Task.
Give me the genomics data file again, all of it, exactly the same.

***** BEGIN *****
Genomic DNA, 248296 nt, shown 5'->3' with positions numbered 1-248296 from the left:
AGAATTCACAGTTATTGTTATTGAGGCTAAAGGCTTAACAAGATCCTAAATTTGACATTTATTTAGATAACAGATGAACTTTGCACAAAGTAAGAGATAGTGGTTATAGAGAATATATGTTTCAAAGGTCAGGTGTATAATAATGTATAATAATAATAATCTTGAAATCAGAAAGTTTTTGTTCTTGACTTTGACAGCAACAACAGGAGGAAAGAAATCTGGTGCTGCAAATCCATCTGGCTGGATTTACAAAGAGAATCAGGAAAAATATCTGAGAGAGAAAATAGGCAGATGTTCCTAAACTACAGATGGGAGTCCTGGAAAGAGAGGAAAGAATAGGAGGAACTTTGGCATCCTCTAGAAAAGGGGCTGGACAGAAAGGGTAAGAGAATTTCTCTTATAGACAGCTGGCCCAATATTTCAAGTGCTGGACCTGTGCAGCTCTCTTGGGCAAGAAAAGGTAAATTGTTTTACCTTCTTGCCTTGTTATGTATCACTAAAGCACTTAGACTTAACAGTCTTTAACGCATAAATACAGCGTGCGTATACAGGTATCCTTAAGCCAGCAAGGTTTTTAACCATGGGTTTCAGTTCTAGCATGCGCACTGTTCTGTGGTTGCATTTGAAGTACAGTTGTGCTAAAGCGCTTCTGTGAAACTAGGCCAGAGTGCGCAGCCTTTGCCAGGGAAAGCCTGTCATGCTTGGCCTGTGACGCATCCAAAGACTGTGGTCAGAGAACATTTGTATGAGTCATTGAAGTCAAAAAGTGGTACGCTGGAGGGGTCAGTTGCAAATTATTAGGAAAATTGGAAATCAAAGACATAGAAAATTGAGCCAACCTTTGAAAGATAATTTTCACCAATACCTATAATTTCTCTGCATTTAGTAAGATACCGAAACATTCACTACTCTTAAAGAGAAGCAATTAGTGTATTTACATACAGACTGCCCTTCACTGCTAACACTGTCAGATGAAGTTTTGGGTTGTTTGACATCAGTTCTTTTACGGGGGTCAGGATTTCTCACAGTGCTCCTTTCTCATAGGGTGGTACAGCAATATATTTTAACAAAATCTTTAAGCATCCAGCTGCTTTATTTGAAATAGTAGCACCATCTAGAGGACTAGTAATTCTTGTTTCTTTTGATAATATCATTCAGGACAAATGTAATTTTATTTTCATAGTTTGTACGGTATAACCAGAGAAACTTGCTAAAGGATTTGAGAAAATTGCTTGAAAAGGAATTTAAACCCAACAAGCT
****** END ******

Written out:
Genomic DNA, 248296 nt, shown 5'->3' with positions numbered 1-248296 from the left:
AGAATTCACAGTTATTGTTATTGAGGCTAAAGGCTTAACAAGATCCTAAATTTGACATTTATTTAGATAACAGATGAACTTTGCACAAAGTAAGAGATAGTGGTTATAGAGAATATATGTTTCAAAGGTCAGGTGTATAATAATGTATAATAATAATAATCTTGAAATCAGAAAGTTTTTGTTCTTGACTTTGACAGCAACAACAGGAGGAAAGAAATCTGGTGCTGCAAATCCATCTGGCTGGATTTACAAAGAGAATCAGGAAAAATATCTGAGAGAGAAAATAGGCAGATGTTCCTAAACTACAGATGGGAGTCCTGGAAAGAGAGGAAAGAATAGGAGGAACTTTGGCATCCTCTAGAAAAGGGGCTGGACAGAAAGGGTAAGAGAATTTCTCTTATAGACAGCTGGCCCAATATTTCAAGTGCTGGACCTGTGCAGCTCTCTTGGGCAAGAAAAGGTAAATTGTTTTACCTTCTTGCCTTGTTATGTATCACTAAAGCACTTAGACTTAACAGTCTTTAACGCATAAATACAGCGTGCGTATACAGGTATCCTTAAGCCAGCAAGGTTTTTAACCATGGGTTTCAGTTCTAGCATGCGCACTGTTCTGTGGTTGCATTTGAAGTACAGTTGTGCTAAAGCGCTTCTGTGAAACTAGGCCAGAGTGCGCAGCCTTTGCCAGGGAAAGCCTGTCATGCTTGGCCTGTGACGCATCCAAAGACTGTGGTCAGAGAACATTTGTATGAGTCATTGAAGTCAAAAAGTGGTACGCTGGAGGGGTCAGTTGCAAATTATTAGGAAAATTGGAAATCAAAGACATAGAAAATTGAGCCAACCTTTGAAAGATAATTTTCACCAATACCTATAATTTCTCTGCATTTAGTAAGATACCGAAACATTCACTACTCTTAAAGAGAAGCAATTAGTGTATTTACATACAGACTGCCCTTCACTGCTAACACTGTCAGATGAAGTTTTGGGTTGTTTGACATCAGTTCTTTTACGGGGGTCAGGATTTCTCACAGTGCTCCTTTCTCATAGGGTGGTACAGCAATATATTTTAACAAAATCTTTAAGCATCCAGCTGCTTTATTTGAAATAGTAGCACCATCTAGAGGACTAGTAATTCTTGTTTCTTTTGATAATATCATTCAGGACAAATGTAATTTTATTTTCATAGTTTGTACGGTATAACCAGAGAAACTTGCTAAAGGATTTGAGAAAATTGCTTGAAAAGGAATTTAAACCCAACAAGCT